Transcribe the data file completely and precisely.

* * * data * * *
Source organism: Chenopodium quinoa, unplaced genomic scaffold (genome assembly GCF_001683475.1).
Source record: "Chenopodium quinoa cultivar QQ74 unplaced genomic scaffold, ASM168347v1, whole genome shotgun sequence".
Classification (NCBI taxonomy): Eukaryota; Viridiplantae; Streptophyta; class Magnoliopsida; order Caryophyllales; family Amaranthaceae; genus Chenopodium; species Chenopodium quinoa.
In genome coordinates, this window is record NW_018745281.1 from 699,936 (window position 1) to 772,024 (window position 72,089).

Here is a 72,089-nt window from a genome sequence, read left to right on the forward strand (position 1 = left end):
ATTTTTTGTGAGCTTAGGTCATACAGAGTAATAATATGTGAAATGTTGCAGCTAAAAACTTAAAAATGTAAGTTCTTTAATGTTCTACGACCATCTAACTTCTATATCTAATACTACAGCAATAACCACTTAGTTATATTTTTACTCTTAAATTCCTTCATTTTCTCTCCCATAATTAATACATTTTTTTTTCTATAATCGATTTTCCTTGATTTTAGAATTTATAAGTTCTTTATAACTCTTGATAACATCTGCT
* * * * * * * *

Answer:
Source organism: Chenopodium quinoa, unplaced genomic scaffold (genome assembly GCF_001683475.1).
Source record: "Chenopodium quinoa cultivar QQ74 unplaced genomic scaffold, ASM168347v1, whole genome shotgun sequence".
Classification (NCBI taxonomy): Eukaryota; Viridiplantae; Streptophyta; class Magnoliopsida; order Caryophyllales; family Amaranthaceae; genus Chenopodium; species Chenopodium quinoa.
In genome coordinates, this window is record NW_018745281.1 from 699,936 (window position 1) to 772,024 (window position 72,089).

Here is a 72,089-nt window from a genome sequence, read left to right on the forward strand (position 1 = left end):
ATTTTTTGTGAGCTTAGGTCATACAGAGTAATAATATGTGAAATGTTGCAGCTAAAAACTTAAAAATGTAAGTTCTTTAATGTTCTACGACCATCTAACTTCTATATCTAATACTACAGCAATAACCACTTAGTTATATTTTTACTCTTAAATTCCTTCATTTTCTCTCCCATAATTAATACATTTTTTTTTCTATAATCGATTTTCCTTGATTTTAGAATTTATAAGTTCTTTATAACTCTTGATAACATCTGCT